The most important thing educators and therapists will gain by using this approach is a better understanding of, and respect for, the differences between how the neurotypical brain and the autistic brain learn and communicate. The behaviors seen in autistic individuals will make more sense as providers are able to interpret them as communication, not an inability or resistance to learning. Keep in mind that the autistic person is as perplexed by neurotypical behavior and methods of communication as neurotypicals are of autistic behavior. The majority of clients and students will be open to learning, once this approach is implemented.
What can therapists and educators help their clients and students learn when using the tools that are integrated into the NSBSA?
When using rapport building strategies, therapists and providers will be modeling social interaction skills (the power of, as well as the give-and-take in, communication; exploring likes/dislikes; finding fun in playing together or comfort when you are upset; building trust by turn-taking and sharing control). Rather than directing what clients/students learn and how they learn it (which leads to learned dependence), therapists and educators will be using various tools to help clients and students think and make decisions and accept responsibility for their own actions and choices. The only way an idea can grow is to plant the seed in the minds of others and let those who believe in its possibilities nurture it as it grows. Collaboration is vital to making changes. We look forward to the input and feedback of others to help refine and develop an approach that we strongly feel can and will benefit autistics of all ages and abilities.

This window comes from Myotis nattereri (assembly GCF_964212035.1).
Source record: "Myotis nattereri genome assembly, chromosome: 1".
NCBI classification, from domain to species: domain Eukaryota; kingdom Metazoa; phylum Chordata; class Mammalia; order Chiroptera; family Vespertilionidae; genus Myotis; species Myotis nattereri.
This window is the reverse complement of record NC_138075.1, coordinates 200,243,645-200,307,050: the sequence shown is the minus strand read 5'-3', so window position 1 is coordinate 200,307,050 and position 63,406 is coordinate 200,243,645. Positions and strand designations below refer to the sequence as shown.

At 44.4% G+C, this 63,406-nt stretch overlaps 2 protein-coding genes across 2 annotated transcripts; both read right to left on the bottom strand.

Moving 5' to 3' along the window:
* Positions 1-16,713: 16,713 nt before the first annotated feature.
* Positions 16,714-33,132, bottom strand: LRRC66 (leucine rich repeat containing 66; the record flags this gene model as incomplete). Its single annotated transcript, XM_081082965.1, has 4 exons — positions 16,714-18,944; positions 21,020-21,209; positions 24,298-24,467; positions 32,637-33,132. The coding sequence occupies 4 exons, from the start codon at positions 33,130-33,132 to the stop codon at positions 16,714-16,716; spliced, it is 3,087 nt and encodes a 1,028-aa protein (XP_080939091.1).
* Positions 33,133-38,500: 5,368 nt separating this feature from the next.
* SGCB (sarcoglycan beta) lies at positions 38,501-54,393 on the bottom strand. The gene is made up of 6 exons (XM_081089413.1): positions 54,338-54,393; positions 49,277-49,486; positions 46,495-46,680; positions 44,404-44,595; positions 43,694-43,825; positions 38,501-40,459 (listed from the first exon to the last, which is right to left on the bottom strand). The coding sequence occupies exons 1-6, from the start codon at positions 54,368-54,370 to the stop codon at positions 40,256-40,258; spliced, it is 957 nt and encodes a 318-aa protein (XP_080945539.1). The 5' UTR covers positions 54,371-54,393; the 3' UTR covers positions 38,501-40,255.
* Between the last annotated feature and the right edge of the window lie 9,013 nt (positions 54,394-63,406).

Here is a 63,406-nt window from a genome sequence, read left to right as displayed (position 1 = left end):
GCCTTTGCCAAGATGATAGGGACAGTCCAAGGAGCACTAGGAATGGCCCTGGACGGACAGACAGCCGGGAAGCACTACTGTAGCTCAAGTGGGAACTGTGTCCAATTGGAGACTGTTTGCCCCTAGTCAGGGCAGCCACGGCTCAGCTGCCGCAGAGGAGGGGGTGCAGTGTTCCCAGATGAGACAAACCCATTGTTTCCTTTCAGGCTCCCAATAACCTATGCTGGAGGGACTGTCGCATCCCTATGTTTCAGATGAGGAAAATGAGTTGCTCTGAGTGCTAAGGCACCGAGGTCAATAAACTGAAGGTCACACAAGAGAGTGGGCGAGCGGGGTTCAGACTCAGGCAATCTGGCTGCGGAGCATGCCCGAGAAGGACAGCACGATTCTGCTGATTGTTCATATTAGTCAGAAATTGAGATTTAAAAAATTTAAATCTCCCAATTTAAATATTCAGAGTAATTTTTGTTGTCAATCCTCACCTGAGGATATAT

Additional Reading and Viewing Recommendations
Thinking and learning strengths in children with autism spectrum disorder
A Strengths-Based Approach to Autism
A Strength-Based Approach Helps Children Learn to ask "What’s Right" instead of "What’s Wrong"
* Strength-Based Assessment for Children With Autism Spectrum Disorders, Merith Cosden, Lynn Kern Koegel, Robert L. Koegel, Ashley Greenwell, and Eileen Klein, Research & Practice for Persons with Severe Disabilities 2006, Vol. 31, No. 2, 134–143
Autism And Sensory Integration Dysfunction (Sensory Processing Disorder)
Ten Things Every Child With Autism Wishes You Knew
"A Strengths-Based Approach to Autism Interventions" (podcast by Meg Proctor, MS, OTR/L)